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Judging Alone

Thomas Ralph

Any DCI judge can run a small local tournament without anyone else to help, and often help isn't needed. And although a higher-level judge could run a 100-person PTQ with no one else helping, this often isn't enjoyable for judge or players. Also, if you are using deck verification, then being the only judge creates headaches and bottlenecks at the start of the round when you are doing a deck-check.

Here in Ireland, there is an unfortunate shortage of judges willing to work at events. To make matters worse, we have only had a level 3 judge in the country since the beginning of September when Oli Bird was promoted at Grand Prix London. I had to travel to the European Championships in the Netherlands to take my level 2 test. Therefore, by necessity, the head-judge of a tournament is usually the only judge.
If you're judging alone, wherever you are, I have some tips on how to make the event run smoothly.

Before the event:
Be prepared for everything that might happen and for things that might not happen.

  • Make a schedule, based on the expected turnout. Keep to this schedule. I assure you that if you go five minutes over time on something that you can control, you'll be out by an hour at the end of the tournament.
  • If you have a computer, use it. If you don't, then do your best to get one or have the use of one, because a tournament of any decent size will be slowed down horribly if you are making paper pairings.
  • Have a "bring list" with the essential items needed - things like tape, pens, paper, markers (Sharpies), loose change, DCI cards, deck registration sheets, and a scissors are needed at every tournament. If there isn't going to be a trader booth, then bring several boxes of sleeves to sell - there will be players whose decks are not suitable for playing without sleeves, or indeed whose sleeves should be retired.
  • If you're running DCI Reporter and using a printer, bring extra ink or toner and a couple of small boxes to put results entry slips in for easy access. If you're running DCI Reporter and are not using a printer (this is undesirable, but workable) use the new feature of DCI Reporter 2.3.1 to print blank results entry slips without the round number so that you can enter the results with some ease.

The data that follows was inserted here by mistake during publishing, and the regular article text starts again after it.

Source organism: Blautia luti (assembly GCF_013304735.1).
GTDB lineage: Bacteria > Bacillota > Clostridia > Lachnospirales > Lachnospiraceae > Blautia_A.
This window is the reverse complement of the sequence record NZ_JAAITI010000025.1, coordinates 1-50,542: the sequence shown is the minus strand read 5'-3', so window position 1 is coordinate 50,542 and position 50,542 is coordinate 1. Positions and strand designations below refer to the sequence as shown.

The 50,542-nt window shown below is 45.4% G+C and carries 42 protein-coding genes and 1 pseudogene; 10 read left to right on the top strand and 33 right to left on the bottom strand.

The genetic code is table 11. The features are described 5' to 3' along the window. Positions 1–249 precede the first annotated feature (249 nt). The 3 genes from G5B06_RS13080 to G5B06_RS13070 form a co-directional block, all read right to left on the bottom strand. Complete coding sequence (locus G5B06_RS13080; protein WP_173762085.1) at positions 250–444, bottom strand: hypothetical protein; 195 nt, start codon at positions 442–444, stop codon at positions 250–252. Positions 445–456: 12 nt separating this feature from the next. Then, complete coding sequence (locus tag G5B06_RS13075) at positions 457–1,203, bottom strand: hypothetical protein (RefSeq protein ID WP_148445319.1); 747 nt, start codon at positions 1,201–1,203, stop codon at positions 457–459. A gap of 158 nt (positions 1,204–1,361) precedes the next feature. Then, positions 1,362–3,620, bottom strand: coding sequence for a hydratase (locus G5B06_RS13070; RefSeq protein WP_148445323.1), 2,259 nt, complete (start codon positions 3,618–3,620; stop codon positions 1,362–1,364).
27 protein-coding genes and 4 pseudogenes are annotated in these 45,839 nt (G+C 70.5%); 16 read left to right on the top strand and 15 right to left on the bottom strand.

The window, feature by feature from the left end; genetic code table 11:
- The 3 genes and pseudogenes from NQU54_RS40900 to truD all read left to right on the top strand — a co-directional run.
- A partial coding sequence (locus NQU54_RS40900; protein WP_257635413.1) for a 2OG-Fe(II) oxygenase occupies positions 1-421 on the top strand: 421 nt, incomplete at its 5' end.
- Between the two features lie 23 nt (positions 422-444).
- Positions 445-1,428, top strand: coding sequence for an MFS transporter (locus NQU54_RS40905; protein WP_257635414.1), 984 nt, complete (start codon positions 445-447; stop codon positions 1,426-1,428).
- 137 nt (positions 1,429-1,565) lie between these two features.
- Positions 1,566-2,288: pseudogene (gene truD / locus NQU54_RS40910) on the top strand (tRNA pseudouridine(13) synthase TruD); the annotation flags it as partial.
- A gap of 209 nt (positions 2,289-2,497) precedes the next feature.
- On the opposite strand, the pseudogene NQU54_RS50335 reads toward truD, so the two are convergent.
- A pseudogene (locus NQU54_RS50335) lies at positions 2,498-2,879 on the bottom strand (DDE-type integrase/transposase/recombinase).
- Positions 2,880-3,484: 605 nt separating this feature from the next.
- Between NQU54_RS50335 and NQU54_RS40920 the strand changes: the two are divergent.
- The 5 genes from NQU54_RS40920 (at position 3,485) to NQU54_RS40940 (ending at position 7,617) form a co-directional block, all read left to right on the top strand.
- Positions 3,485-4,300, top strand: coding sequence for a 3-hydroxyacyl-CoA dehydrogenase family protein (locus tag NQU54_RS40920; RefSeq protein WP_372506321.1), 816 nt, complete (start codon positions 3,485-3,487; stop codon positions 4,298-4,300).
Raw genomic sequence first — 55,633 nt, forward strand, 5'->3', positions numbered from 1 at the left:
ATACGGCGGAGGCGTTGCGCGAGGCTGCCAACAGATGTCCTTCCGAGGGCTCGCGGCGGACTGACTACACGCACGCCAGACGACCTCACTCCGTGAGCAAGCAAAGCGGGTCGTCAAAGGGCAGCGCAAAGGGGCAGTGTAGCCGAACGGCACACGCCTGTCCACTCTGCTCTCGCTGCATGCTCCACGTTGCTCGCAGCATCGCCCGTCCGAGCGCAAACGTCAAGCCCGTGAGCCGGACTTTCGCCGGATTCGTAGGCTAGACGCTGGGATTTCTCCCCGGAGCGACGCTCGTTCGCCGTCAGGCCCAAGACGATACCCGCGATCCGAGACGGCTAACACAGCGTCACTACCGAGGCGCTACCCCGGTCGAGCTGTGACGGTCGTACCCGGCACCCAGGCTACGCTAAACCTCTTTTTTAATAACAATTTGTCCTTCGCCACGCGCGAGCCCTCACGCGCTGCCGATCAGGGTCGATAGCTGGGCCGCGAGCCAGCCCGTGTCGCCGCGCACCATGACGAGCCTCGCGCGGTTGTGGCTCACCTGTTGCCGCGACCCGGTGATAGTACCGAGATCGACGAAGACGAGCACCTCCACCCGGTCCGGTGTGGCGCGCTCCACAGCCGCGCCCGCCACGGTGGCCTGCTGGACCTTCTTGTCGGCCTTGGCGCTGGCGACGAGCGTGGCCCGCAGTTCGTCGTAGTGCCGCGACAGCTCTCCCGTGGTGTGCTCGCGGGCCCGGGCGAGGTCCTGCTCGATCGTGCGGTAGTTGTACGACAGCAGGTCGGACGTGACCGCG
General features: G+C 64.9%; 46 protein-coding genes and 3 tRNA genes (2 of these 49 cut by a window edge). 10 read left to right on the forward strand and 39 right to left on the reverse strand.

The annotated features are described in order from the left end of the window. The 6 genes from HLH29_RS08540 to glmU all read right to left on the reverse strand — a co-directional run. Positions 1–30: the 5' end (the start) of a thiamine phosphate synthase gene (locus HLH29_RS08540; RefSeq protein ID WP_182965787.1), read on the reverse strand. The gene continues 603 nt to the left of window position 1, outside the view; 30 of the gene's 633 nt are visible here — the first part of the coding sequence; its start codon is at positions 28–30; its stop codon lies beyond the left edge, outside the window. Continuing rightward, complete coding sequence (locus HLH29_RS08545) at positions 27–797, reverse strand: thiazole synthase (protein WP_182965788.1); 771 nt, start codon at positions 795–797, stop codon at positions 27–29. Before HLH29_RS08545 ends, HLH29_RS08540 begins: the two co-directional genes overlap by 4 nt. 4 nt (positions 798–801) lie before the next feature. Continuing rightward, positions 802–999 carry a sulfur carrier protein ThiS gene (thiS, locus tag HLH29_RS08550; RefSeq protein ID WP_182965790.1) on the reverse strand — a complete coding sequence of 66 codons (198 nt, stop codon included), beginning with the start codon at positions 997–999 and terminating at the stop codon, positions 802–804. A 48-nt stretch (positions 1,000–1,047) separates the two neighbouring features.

• Make sure you have the DCI Tournament Rules, Magic Floor Rules, Penalty Guidelines, and Comprehensive Rules, either in electronic form or printed.
  • If you're not running DCI Reporter, have the scorecards printed and ready to go, and the other tournament forms available; have a pocket calculator to work out tiebreakers, and have knowledge of how they are calculated.
  • Ensure the venue will be available until you will be finished. If it won't, arrange a backup location or change the tournament structure.
  • If you find yourself saying something many times, then print a notice and put it up with that information. For example, at most tournaments when you are running side events, you'll need to ask people to return their basic lands from the draft afterwards. Other things best explained by printed notices include "Side events this way" and at a prerelease "We cannot sell [new set] cards".
  • Show up well before time - if I'm running a premier event, I try to get to the tournament site 30-60 minutes early so that I can set up and rearrange tables (have you ever noticed how rare it is that the tables at the venue don't need some rearranging?) and put up notices. If the site is big and low-staff, like a university, then try and post directions to the tournament location from the main entrances.
  • If you get asked the same question by two or more people before the tournament, announce it at the start before the first round, because for every person that asks you a question like "what do we do if we're still playing at the end of the round?" there will be another four or five who were too embarrassed / didn't want to bother you / didn't know who the judge was. Make the announcements clearly (put up a notice if it helps) and people will be clear on what's going on.
  • Identify yourself - when there's only one judge, the players have got to know who it is. Wear a judge shirt, preferably a black and white shirt if you have one as they are the most striking.
  • During each round, take at least five minutes to sit down and rest. If you're doing deck checks, this comes naturally. Also practise your deck-checking technique - you will need to be able to check two decks in ten minutes or less; seven minutes is better (in order to give a ten minute time extension). If you need to take a break, schedule it for between rounds and give the players a break too.

Don't forget to have fun! At the end of the day, the main reason you are there is to make sure everyone, including yourself, enjoys the day!

Judging alone can be severely unpleasant for both judges and players, but I hope that when you next happen to be doing so, that you make use of these tips and that your event runs more smoothly from them.

I would like to thank Jasper Overman for his helpful comments and thoughts on this article prior to publication. Any comments on this article should be directed to judge@thomasralph.com.

Thomas Ralph
DCI Level 2 Judge



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